Pour 7.5mls (1/4 oz) of mixed resin into a small cup and 15mls (1/2 oz) into each of the other two small cups. Add a small squirt (just a few drops) of colour into each one. Only use as much paint as it takes to make the resin opaque. If you over-do the paint, the resin will not cure properly.
Adding drops of acrylic paint into each cup of resin.

Mix the paint into each cup of resin thoroughly.
Stirring the silver acrylic paint into mixed resin.

You can see that the colour in these four pots is only just opaque. You don't want to add any more paint than is necessary. But if you're colours aren't quite opaque enough, just add a little more, one drop at a time.
Four cups of coloured resin: white, silver, light pink and dark pink.

Creating the Faux Marble Effect

Pour the base colour across the numbers. You want the resin to flow over the sides.
White resin drizzled diagonally across the pink painted number 3

Drizzle the main feature colour across the numbers at an angle.
Drizzling the light pink resin diagonally across the number 3

Use a wooden stir stick to drizzle thin strands of the two highlight colours across the numbers diagonally.
Drizzling the dark pink resin across the number three with a wooden stir stick.

Very lightly draw the brush across the surface of the resin randomly. This will open up and soften the marble patterns in the next step.
Drawing a disposable acid brush lightly through the resin on the number 3.

Now comes the best part - creating the marbling. It's messy.... but fun!

Pick up the numbers and tip them sideways so the colours begin to run into each other and drip off the edge. Tilt the number in a different direction to give the marbled pattern more movement. You can continue tilting the number in any number of directions until you are happy with the look. I only tilted the numbers in two directions. If you don't like the look you've achieved, you can start again by adding more of each of the colours.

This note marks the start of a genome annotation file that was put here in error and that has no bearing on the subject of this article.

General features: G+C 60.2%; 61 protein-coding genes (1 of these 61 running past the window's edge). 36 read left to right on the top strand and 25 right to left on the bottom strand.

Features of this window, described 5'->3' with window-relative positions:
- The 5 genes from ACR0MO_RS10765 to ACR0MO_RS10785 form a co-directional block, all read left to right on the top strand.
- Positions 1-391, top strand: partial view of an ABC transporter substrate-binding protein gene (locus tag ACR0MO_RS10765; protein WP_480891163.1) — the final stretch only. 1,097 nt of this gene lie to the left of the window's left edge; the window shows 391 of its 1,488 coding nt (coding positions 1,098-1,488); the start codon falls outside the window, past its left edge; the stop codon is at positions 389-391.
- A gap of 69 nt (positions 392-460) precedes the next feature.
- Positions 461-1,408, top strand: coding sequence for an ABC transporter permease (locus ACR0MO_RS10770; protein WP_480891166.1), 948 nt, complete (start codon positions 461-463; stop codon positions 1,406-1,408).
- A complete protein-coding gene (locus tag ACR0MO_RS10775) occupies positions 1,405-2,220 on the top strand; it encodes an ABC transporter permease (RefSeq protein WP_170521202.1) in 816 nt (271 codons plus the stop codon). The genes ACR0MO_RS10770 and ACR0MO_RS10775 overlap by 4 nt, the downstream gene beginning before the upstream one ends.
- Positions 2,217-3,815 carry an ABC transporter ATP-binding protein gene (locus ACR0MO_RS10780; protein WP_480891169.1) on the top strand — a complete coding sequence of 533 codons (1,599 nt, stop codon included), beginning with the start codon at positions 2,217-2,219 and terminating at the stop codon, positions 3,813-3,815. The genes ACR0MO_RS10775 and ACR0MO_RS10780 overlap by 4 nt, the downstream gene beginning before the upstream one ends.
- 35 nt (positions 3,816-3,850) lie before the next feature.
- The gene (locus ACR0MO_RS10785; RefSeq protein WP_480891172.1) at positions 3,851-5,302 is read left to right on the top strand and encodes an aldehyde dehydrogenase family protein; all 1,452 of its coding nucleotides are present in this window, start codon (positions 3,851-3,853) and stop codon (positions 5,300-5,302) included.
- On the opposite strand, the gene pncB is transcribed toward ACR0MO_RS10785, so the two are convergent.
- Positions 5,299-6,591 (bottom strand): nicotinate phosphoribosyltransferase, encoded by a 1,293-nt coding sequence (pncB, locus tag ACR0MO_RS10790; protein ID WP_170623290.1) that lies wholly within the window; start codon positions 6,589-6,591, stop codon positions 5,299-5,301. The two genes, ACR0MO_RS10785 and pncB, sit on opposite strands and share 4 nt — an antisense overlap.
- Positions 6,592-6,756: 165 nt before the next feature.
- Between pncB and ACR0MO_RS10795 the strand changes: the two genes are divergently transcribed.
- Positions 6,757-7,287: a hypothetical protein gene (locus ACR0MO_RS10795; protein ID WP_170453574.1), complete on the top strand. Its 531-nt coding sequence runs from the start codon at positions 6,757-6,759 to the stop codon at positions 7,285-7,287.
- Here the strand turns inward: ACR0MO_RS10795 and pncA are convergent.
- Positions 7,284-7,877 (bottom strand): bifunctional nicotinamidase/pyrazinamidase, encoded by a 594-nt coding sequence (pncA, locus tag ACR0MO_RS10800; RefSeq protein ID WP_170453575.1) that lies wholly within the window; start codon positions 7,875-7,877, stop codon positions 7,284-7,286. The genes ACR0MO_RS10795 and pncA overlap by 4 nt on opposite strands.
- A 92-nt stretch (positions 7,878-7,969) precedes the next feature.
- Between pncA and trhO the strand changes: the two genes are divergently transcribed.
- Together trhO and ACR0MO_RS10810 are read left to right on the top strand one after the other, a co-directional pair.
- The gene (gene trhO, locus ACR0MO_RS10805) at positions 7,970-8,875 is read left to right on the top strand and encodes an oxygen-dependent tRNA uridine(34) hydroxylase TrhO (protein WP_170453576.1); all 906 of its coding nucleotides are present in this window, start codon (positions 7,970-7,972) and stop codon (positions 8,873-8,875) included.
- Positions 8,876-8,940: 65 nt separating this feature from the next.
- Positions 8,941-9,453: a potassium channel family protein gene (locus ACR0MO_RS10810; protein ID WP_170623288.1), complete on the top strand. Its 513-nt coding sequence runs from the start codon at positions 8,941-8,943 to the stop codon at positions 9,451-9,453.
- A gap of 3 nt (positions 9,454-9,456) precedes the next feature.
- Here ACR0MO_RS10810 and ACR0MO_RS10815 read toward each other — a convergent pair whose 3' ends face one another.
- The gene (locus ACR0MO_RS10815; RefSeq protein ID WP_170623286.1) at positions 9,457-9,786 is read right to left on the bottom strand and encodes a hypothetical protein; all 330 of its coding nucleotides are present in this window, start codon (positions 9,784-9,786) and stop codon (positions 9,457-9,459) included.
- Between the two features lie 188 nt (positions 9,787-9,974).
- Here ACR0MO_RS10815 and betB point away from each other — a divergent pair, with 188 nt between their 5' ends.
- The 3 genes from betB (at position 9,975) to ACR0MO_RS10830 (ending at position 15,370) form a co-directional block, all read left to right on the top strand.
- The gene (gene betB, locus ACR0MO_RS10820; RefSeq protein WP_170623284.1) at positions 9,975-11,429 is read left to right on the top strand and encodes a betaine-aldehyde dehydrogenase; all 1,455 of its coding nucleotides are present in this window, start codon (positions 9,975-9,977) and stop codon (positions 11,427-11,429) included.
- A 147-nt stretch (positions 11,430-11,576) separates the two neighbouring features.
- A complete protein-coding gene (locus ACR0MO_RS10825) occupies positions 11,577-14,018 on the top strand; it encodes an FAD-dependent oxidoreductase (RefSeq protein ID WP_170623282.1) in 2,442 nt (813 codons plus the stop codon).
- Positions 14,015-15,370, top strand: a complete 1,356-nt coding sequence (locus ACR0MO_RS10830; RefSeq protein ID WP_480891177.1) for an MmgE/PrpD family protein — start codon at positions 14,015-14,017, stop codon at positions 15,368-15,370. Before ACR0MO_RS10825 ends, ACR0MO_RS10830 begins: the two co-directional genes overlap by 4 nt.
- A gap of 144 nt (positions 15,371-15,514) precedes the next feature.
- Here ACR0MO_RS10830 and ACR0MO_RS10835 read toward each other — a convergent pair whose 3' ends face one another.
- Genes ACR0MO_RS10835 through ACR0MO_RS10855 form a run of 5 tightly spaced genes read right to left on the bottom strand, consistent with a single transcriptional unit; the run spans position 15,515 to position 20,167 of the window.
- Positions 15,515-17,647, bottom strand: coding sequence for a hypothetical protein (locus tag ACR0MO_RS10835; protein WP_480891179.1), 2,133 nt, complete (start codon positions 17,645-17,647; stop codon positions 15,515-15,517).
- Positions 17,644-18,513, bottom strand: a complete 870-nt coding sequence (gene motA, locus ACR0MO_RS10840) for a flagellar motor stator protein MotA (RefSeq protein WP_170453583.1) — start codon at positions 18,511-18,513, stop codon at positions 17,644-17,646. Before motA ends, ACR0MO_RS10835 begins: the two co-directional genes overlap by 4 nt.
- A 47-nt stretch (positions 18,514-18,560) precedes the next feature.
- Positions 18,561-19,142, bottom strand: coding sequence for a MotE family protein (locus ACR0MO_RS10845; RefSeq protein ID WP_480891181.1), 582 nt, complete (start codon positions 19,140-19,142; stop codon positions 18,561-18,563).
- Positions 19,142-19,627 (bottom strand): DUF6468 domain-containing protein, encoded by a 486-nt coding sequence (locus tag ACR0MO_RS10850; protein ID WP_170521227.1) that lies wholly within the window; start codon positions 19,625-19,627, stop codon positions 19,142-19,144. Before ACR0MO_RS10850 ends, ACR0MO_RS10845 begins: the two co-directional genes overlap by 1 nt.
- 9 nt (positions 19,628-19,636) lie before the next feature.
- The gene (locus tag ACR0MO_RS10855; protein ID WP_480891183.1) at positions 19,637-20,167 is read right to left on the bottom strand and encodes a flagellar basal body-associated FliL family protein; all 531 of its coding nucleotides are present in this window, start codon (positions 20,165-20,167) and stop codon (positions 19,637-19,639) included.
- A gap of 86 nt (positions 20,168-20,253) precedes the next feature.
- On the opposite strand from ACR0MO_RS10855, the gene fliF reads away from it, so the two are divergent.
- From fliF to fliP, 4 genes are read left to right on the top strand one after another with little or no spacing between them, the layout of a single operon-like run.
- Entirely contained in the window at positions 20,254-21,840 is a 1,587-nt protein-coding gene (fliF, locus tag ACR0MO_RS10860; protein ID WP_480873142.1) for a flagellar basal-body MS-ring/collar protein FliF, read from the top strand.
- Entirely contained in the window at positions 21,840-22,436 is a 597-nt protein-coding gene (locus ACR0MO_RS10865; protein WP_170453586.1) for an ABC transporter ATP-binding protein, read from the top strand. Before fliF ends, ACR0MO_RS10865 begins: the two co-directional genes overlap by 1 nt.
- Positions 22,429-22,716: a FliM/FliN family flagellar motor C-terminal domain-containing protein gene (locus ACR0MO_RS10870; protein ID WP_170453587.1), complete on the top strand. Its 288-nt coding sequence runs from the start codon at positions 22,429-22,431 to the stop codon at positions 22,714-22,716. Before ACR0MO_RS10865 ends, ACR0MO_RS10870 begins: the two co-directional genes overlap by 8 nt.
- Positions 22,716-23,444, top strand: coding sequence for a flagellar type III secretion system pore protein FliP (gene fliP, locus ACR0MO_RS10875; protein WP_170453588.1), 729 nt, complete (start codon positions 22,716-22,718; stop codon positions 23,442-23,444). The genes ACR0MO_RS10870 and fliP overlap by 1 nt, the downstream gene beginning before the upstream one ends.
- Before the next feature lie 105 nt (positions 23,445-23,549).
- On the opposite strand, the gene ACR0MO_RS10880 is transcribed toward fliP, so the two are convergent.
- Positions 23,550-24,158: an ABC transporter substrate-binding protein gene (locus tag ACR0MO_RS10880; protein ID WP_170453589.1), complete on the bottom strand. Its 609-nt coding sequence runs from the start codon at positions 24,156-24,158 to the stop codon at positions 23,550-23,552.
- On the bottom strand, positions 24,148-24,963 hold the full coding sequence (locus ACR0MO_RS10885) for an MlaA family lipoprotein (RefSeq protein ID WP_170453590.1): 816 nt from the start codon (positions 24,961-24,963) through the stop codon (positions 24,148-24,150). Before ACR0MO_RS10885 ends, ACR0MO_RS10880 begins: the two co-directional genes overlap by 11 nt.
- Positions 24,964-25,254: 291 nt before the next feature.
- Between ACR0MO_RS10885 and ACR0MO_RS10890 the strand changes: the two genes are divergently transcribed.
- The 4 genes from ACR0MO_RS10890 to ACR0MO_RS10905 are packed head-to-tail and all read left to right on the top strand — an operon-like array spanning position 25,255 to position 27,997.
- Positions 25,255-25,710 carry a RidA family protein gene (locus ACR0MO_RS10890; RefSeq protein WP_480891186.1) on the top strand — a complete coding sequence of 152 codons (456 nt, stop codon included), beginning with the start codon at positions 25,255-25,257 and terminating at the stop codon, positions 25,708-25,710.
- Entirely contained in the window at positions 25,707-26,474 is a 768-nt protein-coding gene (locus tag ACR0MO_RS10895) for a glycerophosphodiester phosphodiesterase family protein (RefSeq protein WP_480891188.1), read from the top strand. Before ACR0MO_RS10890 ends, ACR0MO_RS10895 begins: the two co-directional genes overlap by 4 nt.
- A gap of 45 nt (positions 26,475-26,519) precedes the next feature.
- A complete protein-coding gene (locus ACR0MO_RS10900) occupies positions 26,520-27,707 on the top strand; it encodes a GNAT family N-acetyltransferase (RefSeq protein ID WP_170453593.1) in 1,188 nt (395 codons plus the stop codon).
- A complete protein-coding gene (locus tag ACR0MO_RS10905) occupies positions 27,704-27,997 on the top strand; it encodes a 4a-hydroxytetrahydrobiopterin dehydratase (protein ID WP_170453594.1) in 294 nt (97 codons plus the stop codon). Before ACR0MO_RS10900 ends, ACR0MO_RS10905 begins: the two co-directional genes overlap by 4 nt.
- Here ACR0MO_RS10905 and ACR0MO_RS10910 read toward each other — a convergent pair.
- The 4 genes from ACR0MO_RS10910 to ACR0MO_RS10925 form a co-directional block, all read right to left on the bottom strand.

Picking up and tilting the number 3 with gloved hands to allow the resin to flow over the edge, creating the marbled effect.

Use the paint brush to wipe away the drips underneath. Use the excess to paint resin onto the sides and underneath.
Brushing away the resin that has dripped underneath the number 3 with a disposable acid brush.

Spritz the surface lightly with rubbing alcohol to pop any bubbles that have surfaced. If using a gas torch, pass the flame briefly across the surface of the resin until the bubbles pop.
Spritzing tne surface of the marbled resin with rubbing alcohol to pop the bubbles.

You will need to keep wiping the drips away for a couple of hours if you didn't tape the back of the numbers. If your numbers will also be seen from the back, whilst still wearing gloves, pick the numbers up carefully by the edges and spread the resin across the back to smooth it out. Place them back onto the Painter's Pyramids. Dispose the brush.

Then set the numbers aside in a dust free area to cure for a several hours. The manufacturer's directions tell you how long it will take according to the temperature in your work space.

I'm sure you'll agree, this is absolutely marble-ous!
Glossy, marbled resin in shades of pink, silver and white on wooden numbers, 3 and zero.

Like this technique? Pin it!
Wooden number marble with purple acrylic paint mixed into epoxy resin.

Pink marbling how to sheet

'Til next time.....